Hackers usually target smartphones and computers, and manufacturers have been vigilant in releasing security patches to prevent unsolicited breaches. With the advent of the Internet of Things and Smart Home technology, however, more and more entry points are opening up to malicious invaders on the Web. One of these is the Smart TV.
Yes, your Facebook account can be hacked, no matter how strong your password is or how much extra security measures you have taken. No joke! Hackers with skills to exploit the SS7 network can hack your Facebook account. All they need is your phone number.
Cyber criminals try to hack organizations for a variety of reasons – they may want personal medical records; associated information of value such as debit and credit cards numbers and Social Security numbers; and even research for intellectual property theft. A new report from KPMG, “The Day After,” examines a four-phase approach to remediation that organizations can use in the hectic hours after discovering a data breach or cyberattack. Those phases include react, respond, transform and sustain.
VerticalScope, which hosts 1,100 websites and forums, was hacked earlier this year, with the details of around 45 million users later leaked online.
Some of the most popular online communities hosted by VerticalScope include Techsupportforum.com, MobileCampsites.com, Pbnation.com, and Motorcycle.com, all of which were impacted by data leak. Apparently, the data was stolen during a breach in February this year, according to paid search engine LeakedSource, which broke the news on the incident.
Parents, watch out for this frightening scam. The FBI says con artists use an array of tricks to convince parents that their children have been abducted. Then, they demand thousands of dollars in ransom.
Within the last 12 months, the hype around smart homes and buildings reached an incredible peak, leaving 50 percent of the overall population wanting at least one smart device in their homes. As smart home devices become more commonplace, so does the risk for Internet hacking, leaving your house vulnerable.
If you’re suffering from data-breach fatigue, tough luck. LeakedSource, the shadowy website that broke the recent news of the LinkedIn and MySpace breaches, today (June 13) announced that 51 million account credentials for iMesh, a defunct file-sharing service, were being sold online.’
While chat rooms and the risk of children being pursued by predators online may seem like a thing of the past, this threat is still alive and well. In fact, it’s only gotten harder to detect with the advancement of technology, thanks to things like popular social media sites and messaging apps. As The New York Times pointed out, one of those messaging apps in particular, called Kik, has been linked to online predators more than once, which should set off alarms for parents everywhere. Because safety has been called into question over Kik on numerous occasions, it’s important as a parent to know what exactly the app is, how it works and whether or not you should allow your children to use it.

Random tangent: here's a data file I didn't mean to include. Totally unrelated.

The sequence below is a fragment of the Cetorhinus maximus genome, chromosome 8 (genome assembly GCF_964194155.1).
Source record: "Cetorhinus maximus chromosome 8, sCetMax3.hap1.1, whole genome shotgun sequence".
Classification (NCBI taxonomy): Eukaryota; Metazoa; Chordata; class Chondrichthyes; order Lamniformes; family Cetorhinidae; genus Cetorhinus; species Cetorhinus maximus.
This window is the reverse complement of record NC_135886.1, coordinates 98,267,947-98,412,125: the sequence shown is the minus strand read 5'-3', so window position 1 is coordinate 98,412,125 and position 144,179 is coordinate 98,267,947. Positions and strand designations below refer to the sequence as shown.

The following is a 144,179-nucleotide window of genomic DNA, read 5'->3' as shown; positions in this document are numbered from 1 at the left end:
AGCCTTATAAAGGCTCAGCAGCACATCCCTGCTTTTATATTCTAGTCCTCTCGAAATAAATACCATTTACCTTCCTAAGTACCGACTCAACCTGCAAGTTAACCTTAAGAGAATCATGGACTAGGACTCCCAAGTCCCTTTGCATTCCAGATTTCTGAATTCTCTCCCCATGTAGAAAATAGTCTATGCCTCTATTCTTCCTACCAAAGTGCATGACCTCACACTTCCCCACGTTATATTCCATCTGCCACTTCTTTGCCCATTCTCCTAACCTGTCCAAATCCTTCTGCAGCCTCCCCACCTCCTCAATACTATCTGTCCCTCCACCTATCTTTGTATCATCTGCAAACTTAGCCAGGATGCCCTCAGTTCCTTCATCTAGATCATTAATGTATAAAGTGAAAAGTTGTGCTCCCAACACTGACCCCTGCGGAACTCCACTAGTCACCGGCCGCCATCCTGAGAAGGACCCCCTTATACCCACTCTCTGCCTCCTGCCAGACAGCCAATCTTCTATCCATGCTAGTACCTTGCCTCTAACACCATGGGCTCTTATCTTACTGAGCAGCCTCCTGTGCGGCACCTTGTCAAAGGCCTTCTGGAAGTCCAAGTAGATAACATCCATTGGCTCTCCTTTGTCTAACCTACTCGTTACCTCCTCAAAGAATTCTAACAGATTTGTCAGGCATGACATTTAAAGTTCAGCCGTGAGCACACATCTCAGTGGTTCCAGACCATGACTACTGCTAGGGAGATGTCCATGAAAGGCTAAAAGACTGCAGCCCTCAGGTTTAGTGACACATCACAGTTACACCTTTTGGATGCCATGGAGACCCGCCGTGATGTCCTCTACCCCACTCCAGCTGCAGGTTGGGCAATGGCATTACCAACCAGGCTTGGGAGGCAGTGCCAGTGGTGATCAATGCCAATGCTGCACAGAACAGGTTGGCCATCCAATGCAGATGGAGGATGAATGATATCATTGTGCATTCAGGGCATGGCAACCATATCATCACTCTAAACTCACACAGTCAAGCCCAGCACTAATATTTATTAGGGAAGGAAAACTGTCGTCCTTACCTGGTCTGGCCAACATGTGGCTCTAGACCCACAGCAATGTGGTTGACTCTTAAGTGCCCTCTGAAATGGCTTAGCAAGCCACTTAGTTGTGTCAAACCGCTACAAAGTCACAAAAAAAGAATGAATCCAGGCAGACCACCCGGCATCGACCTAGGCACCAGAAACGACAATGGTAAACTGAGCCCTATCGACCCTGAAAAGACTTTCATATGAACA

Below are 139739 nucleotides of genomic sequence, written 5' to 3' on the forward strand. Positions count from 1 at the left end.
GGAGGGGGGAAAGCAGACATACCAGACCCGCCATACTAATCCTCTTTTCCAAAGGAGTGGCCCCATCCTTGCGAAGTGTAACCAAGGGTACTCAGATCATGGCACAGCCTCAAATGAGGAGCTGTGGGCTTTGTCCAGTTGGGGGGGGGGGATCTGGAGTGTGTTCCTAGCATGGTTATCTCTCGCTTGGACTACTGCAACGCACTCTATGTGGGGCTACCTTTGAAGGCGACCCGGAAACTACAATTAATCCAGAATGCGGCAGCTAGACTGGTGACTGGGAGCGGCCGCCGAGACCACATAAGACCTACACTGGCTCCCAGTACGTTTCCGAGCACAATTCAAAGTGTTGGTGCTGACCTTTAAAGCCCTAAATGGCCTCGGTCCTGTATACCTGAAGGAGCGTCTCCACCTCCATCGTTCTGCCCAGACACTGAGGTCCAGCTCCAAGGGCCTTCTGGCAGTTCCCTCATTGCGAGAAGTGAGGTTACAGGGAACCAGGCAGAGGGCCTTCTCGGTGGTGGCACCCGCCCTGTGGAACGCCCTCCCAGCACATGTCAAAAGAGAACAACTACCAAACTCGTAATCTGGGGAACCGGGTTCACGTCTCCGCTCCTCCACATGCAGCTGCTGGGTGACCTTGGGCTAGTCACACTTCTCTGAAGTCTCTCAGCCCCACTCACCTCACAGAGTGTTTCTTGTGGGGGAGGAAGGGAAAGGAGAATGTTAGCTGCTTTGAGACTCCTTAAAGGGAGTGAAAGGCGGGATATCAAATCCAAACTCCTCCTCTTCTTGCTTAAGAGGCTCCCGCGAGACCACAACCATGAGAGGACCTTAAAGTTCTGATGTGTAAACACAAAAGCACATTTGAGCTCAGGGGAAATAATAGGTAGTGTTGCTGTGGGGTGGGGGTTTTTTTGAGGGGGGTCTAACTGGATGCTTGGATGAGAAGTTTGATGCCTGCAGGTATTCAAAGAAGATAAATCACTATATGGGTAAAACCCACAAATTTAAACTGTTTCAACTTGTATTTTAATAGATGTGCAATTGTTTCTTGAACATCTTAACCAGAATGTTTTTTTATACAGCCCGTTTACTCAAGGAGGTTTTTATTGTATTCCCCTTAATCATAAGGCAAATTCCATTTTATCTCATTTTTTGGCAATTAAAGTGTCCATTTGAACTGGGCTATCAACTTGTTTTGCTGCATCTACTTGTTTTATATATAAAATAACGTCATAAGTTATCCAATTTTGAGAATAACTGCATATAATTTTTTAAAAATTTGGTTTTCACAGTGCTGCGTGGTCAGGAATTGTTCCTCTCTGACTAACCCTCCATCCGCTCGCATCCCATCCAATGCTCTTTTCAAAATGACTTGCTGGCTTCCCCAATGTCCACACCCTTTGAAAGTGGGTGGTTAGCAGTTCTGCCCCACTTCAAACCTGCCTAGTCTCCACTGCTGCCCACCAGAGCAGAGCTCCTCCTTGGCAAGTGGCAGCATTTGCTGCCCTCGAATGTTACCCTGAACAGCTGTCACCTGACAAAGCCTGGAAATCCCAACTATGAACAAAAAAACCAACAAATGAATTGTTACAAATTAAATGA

Mark Zuckerberg suffered a major breach of privacy on June 5 when hackers gained access to his personal social media accounts. Many people criticized the Facebook CEO’s simple password — “dadada” — as well as the fact he reused the same password across multiple services.
While Zuckerberg’s choices may not follow experts’ recommended security practices, they reflect the norms of cybersecurity more than an extreme case of negligence. If anything, the revelation should prompt the general public and businesses to take a look in the mirror and evaluate their own cybersecurity hygiene.
Suffice it to say, Mark Zuckerberg isn’t alone in his poor password choices.
Here’s a Facebook hack straight from the pages of the novel 1984: A way to rewrite the record of the past.
“Who controls the past controls the future: who controls the present controls the past,” went the ruling party’s slogan in George Orwell’s dystopian novel.
Security researchers have found a way to control the past, by altering Facebook’s logs of online chats conducted through its website and Messenger App.